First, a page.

‘Passion for people’: Man who was first Black officer at Gaston County department dies

DALLAS, N.C. — Police in the Gaston County town of Dallas are mourning the loss of Isaac Carter Jr., who was the town’s first Black police officer.

He died this week at the age of 86 and his family spoke to Channel 9′s Ken Lemon about their plans to honor him.

Clarissa Carter-Barber took Lemon back to the old Dallas Police Department where her father fought crime and more.

“I remember coming in, sitting in my daddy’s lap in the chair,” she said.

She was a small child when Isaac Carter Jr. became the only Black man on the force at the old Dallas Police Department. He started work in 1973, a time when there were few Black people wearing a badge anywhere in the South.

“Oftentimes, he would come home with stories when people didn’t really accept him in uniform,” Carter-Barber said.

She said those were difficult days, but her father was determined to protect and serve the people of Dallas. He became a respected officer, eventually rising to the rank of lieutenant and becoming second in command.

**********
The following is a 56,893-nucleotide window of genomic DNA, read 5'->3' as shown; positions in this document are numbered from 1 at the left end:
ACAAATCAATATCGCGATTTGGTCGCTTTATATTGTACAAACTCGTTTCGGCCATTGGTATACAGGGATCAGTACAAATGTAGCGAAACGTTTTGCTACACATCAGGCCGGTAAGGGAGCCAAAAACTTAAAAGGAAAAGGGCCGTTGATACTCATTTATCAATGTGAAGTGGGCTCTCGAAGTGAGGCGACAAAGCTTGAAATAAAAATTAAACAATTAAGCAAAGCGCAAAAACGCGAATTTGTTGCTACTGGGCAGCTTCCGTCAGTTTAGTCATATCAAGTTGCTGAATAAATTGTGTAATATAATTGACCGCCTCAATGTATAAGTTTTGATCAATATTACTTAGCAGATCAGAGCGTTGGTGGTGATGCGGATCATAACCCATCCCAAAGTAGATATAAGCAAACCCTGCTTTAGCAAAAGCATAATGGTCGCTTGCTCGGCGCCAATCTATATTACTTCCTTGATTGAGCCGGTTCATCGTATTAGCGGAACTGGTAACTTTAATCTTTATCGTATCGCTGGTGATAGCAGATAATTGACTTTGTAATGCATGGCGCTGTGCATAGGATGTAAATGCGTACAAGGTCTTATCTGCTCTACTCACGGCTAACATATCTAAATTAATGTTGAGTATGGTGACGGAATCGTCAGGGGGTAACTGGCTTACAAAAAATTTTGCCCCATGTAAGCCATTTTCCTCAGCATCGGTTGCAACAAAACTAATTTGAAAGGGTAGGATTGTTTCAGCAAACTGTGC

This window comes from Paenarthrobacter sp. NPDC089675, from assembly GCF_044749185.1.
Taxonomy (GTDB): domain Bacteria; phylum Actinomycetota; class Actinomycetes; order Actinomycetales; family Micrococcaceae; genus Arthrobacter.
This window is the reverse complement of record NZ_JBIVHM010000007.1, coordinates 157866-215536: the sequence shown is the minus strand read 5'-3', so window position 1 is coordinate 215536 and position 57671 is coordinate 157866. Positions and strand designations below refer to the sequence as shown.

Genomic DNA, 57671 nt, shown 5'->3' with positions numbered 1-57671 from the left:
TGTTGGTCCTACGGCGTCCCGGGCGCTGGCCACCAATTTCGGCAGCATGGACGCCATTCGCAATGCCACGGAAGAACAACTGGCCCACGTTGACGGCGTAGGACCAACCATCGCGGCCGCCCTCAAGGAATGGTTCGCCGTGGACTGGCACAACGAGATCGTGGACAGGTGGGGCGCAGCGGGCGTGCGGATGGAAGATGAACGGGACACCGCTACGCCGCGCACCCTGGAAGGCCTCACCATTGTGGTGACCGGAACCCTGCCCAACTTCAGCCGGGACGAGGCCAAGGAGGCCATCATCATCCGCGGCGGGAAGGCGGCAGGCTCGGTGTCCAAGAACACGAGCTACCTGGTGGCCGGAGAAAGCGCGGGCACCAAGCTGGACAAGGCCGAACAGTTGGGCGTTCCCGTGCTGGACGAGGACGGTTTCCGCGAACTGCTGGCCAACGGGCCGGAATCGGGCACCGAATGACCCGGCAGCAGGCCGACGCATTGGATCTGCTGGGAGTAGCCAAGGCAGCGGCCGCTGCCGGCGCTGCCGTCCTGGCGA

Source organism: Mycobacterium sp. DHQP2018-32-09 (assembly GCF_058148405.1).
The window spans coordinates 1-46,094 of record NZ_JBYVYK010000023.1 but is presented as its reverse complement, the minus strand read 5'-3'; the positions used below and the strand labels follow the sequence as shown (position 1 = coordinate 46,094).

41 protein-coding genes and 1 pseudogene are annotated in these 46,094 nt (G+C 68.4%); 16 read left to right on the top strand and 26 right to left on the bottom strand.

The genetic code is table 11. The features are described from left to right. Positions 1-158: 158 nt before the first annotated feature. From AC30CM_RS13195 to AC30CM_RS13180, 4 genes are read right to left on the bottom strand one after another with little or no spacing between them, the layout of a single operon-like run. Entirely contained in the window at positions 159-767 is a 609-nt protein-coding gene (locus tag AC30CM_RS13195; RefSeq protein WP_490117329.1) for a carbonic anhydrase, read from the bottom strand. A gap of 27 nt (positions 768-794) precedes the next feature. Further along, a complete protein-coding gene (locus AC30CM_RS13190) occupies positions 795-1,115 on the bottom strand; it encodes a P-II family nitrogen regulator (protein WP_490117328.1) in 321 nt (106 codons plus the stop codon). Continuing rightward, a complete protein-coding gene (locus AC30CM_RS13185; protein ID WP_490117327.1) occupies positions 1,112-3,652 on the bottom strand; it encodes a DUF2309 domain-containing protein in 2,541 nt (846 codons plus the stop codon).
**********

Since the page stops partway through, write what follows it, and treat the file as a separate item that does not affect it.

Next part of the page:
He retired after two decades on the force.

“He had such a heart for the community,” Carter-Barber said. “He had a passion for people.”

Current Chief Robbie Walls showed Carter-Barber a replica of the badge her father wore. Robbie said Carter was always proud of his time in law enforcement.

“Yes sir. Every time I saw him, he made sure I knew he was a police officer here in Dallas,” Walls said.

He said Carter always had advice about policing.

“You could still see that the police was still inside of him,” he said. “That was just in his blood, and I don’t think he ever shook that.”

Carter died in Cherryville of natural causes, family members said.

On Monday, he’ll get a police escort from Cherryville to his final resting place. The police procession will end at Gaston Memorial Park with a graveside memorial service. That service will be held at 1 p.m. Monday.

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